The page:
Everything you need to know about short track speed skating ahead of the Youth Olympic Games this January.
Short track speed skating is as thrilling as it is frantic.
The start is crucial, while every tight corner can provide a pivotal moment when determining the winner.
First across the finish line wins, but there’s a lot that can go wrong over 500 or 1000 metres.
At Lausanne 2020, there will be golds on offer in the men’s and women’s 500m and 1000m.
There will also be the Mixed NOC Relay, and you can scroll down to find out more about each event which will be shown live on Olympic Channel in January.
Olympic Channel will stream 300 hours of action from the 13 days of competition in Lausanne 2020 with a dedicated Winter YOG channel available on olympicchannel.com, YouTube and connected devices such as Amazon Fire, Apple TV, Android TV and Roku.
There will be an action-packed daily live show featuring news, highlights, trending stories and interviews in a fun and interactive format streamed on Facebook, Twitter and olympicchannel.com, plus a daily Olympic Channel Podcast featuring insightful interviews with personalities from across the Olympic world.
Fans can also follow Olympic Channel's coverage on Facebook, Twitter, Instagram and YouTube to learn more about the event, while a full schedule of events - including online streaming details can be found here.
The short track speed skating takes place at the Malley icerink from January 18-22 at Lausanne 2020. (Scroll down for full schedule)
9 - 22 Jan
Lausanne 2020 | Youth Olympic Games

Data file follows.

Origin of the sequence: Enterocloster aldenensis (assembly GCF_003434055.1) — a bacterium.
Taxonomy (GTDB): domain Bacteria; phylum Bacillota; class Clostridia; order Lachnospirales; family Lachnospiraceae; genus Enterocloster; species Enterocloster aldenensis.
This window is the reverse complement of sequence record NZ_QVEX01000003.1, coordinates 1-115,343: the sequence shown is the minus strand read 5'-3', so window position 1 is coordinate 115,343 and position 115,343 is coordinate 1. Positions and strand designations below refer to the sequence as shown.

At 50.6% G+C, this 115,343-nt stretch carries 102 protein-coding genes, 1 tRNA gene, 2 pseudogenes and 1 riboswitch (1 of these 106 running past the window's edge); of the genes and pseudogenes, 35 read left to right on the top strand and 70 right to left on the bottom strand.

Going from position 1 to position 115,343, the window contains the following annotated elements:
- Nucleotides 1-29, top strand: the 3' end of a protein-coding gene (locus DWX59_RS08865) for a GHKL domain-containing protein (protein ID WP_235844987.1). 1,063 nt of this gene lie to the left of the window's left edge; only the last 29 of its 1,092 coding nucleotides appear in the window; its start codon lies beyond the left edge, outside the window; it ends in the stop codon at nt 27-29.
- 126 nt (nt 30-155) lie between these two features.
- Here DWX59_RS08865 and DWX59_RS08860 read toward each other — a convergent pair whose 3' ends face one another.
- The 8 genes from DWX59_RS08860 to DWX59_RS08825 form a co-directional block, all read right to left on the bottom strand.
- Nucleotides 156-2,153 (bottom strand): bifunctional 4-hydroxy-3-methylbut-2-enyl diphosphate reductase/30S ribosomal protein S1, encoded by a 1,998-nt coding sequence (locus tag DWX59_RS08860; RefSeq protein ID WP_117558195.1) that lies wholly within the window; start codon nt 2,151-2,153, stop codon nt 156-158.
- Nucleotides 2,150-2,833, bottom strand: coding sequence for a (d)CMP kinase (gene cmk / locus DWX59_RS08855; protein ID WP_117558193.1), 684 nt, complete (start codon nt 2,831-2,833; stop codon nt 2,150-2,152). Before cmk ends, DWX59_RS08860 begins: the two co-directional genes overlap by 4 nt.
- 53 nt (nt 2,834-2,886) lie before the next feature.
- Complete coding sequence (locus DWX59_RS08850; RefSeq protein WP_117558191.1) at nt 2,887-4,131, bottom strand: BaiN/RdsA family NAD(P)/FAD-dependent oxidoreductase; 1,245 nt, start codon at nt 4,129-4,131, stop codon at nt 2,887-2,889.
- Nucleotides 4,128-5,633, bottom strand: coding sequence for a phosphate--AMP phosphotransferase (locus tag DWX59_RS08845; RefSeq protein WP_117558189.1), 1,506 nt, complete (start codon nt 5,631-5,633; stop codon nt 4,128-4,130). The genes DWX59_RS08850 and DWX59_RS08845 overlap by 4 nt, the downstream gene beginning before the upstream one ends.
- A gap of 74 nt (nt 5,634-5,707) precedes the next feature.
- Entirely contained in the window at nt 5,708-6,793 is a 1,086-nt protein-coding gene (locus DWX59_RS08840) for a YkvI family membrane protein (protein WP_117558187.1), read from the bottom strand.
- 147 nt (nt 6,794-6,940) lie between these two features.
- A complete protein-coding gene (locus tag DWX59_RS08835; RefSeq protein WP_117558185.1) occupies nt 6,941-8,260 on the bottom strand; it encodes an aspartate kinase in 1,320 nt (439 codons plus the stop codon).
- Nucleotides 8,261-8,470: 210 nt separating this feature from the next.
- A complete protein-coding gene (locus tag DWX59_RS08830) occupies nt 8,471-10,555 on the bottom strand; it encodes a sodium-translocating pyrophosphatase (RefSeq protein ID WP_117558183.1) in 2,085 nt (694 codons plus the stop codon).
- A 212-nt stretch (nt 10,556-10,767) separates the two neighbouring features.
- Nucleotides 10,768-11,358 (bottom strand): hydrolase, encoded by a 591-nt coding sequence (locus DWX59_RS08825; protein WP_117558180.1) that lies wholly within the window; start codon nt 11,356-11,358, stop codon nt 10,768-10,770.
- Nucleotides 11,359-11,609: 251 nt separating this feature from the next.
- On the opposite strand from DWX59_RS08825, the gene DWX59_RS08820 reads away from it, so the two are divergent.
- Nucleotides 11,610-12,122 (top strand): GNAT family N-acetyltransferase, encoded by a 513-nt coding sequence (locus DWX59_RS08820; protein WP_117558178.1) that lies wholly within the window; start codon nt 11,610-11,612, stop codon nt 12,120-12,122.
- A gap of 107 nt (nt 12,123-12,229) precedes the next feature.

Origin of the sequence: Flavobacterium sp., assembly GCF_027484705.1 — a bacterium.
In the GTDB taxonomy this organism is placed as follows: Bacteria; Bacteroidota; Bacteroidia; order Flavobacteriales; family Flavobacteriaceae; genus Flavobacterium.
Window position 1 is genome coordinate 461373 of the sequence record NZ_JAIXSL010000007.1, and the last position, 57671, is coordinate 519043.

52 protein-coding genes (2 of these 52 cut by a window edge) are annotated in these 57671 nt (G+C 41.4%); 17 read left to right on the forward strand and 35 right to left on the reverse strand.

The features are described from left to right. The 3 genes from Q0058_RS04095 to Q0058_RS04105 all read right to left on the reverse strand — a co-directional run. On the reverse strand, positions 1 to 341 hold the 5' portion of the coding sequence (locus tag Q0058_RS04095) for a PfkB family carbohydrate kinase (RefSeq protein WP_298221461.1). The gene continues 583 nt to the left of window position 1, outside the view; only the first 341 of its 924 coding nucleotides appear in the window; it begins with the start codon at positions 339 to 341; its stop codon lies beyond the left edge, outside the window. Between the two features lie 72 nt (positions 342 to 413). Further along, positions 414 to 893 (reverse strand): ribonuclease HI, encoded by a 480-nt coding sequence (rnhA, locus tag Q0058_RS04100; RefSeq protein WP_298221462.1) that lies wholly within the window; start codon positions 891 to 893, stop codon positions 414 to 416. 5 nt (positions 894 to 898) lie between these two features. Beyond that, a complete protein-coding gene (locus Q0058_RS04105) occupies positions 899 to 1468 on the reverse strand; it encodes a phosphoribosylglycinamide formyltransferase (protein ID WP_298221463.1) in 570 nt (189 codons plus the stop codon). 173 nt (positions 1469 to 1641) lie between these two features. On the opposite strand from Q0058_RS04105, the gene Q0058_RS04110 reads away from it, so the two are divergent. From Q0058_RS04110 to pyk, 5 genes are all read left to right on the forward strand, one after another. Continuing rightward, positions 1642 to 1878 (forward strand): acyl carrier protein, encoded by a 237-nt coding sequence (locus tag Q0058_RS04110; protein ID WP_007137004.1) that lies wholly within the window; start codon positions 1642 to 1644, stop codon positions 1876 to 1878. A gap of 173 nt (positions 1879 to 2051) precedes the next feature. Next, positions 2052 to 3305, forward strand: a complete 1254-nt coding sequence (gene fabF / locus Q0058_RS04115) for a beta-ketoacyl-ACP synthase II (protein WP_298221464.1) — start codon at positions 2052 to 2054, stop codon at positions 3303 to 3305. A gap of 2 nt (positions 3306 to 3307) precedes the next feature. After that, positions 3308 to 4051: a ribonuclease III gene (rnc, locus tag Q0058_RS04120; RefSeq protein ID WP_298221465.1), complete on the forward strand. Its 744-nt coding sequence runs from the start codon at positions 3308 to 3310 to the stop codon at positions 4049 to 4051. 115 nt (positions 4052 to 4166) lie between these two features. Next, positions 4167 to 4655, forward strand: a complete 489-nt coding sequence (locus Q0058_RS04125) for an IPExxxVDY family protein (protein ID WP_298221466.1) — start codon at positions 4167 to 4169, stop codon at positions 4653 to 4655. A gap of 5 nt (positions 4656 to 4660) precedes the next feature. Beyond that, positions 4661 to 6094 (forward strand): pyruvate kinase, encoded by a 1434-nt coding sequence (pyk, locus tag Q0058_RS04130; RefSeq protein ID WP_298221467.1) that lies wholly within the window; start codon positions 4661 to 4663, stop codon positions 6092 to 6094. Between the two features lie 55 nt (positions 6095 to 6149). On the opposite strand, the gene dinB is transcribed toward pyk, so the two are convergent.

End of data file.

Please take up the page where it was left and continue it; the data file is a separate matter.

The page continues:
Skated on a 60x30m ice rink, the very specific 111.12m oval track means there are less than five ferocious laps in the 500m races.
That equates to just nine turns in a race that lasts under a minute, and therefore it is essential to get an advantageous position from the start.
Skaters morph into sprinters when taking off, and those seven or so steps in under three seconds play a crucial part going into the first corner.
With competitors just centimetres apart while racing at speeds reaching 50km/h, collisions are frequent.
As a result, there are strict rules in place. Defy them, and you could face disqualification.
The constant jockeying for position can result in a variety of penalties. Skaters risk disqualification if they impede a competitor by intentionally blocking, pushing or tripping them.
Skaters must not travel outside the designated track, nor can they alter their course when heading for the finish line. They must remain straight from the final corner and not veer off to block an opponent from passing.
As a result, taking the inside line is key, as those wishing to overtake must take a wider line.
There is a referee and assistant referees who determine whether an infraction has taken place.
A restart can be called, while the officials also watch out for a false start, of which each skater can only commit once before disqualification.
After qualification, both the men’s and women’s 500m and 1000m competitors feature four quarter-finals with four skaters in each heat.
The first and second-placed skaters reach semi-finals A and B. The third and fourth-placed skaters reach semi-finals C and D.
From there, the first and second-placed skaters from semi-finals A and B reach Final A – where the medals are decided.
Before that takes place, the third and fourth-placed skaters from semi-finals A and B compete in Final B, the first and second-placed skaters from semi-finals C and D race in Final C, and the third and fourth-placed skaters from semi-finals C and D race in Final D.
Eight teams comprising of four skaters – all from different nations – compete in the Mixed NOC Relay.
The 3000m relay race follows the sequence of woman, man, woman, man.
Starting with the semi-finals, the first and second-placed teams from both heats will reach Final A and have a chance to win gold.
The third and fourth-placed teams compete in Final B.
Saturday, January 18
11:00 - 14:30 - Women's/Men's 1000m
Monday, January 20
13:00 - 16:00 - Women's/Men's 500m
Wednesday, January 22
10:00 - 11:15 - Mixed NOC Relay